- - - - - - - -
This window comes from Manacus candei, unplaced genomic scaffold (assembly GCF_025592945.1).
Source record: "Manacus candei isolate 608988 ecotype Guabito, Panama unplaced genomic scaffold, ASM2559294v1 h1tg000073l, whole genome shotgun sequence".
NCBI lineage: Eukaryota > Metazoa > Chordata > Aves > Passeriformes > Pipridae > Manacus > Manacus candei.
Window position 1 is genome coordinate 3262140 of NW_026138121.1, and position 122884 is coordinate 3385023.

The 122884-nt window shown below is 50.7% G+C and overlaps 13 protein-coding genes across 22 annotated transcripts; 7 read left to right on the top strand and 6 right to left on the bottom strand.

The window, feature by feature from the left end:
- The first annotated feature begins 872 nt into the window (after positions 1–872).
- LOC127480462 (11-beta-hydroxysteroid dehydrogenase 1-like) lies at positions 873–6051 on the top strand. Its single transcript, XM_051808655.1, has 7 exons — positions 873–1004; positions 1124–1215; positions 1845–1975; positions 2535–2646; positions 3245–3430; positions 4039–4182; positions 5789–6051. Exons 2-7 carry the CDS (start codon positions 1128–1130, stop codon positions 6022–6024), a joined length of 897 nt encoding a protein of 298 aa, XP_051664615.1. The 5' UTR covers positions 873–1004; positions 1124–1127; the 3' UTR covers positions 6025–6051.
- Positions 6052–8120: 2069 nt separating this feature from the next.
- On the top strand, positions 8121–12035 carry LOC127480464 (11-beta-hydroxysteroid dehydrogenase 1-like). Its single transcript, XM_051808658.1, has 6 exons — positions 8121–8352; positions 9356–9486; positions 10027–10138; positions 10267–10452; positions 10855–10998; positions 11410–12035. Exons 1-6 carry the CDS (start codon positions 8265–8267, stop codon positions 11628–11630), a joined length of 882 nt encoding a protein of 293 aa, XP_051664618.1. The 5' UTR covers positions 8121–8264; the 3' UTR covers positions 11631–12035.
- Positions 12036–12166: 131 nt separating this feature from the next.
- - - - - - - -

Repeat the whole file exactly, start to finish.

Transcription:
This window comes from Manacus candei, unplaced genomic scaffold (assembly GCF_025592945.1).
Source record: "Manacus candei isolate 608988 ecotype Guabito, Panama unplaced genomic scaffold, ASM2559294v1 h1tg000073l, whole genome shotgun sequence".
NCBI lineage: Eukaryota > Metazoa > Chordata > Aves > Passeriformes > Pipridae > Manacus > Manacus candei.
Window position 1 is genome coordinate 3262140 of NW_026138121.1, and position 122884 is coordinate 3385023.

The 122884-nt window shown below is 50.7% G+C and overlaps 13 protein-coding genes across 22 annotated transcripts; 7 read left to right on the top strand and 6 right to left on the bottom strand.

The window, feature by feature from the left end:
- The first annotated feature begins 872 nt into the window (after positions 1–872).
- LOC127480462 (11-beta-hydroxysteroid dehydrogenase 1-like) lies at positions 873–6051 on the top strand. Its single transcript, XM_051808655.1, has 7 exons — positions 873–1004; positions 1124–1215; positions 1845–1975; positions 2535–2646; positions 3245–3430; positions 4039–4182; positions 5789–6051. Exons 2-7 carry the CDS (start codon positions 1128–1130, stop codon positions 6022–6024), a joined length of 897 nt encoding a protein of 298 aa, XP_051664615.1. The 5' UTR covers positions 873–1004; positions 1124–1127; the 3' UTR covers positions 6025–6051.
- Positions 6052–8120: 2069 nt separating this feature from the next.
- On the top strand, positions 8121–12035 carry LOC127480464 (11-beta-hydroxysteroid dehydrogenase 1-like). Its single transcript, XM_051808658.1, has 6 exons — positions 8121–8352; positions 9356–9486; positions 10027–10138; positions 10267–10452; positions 10855–10998; positions 11410–12035. Exons 1-6 carry the CDS (start codon positions 8265–8267, stop codon positions 11628–11630), a joined length of 882 nt encoding a protein of 293 aa, XP_051664618.1. The 5' UTR covers positions 8121–8264; the 3' UTR covers positions 11631–12035.
- Positions 12036–12166: 131 nt separating this feature from the next.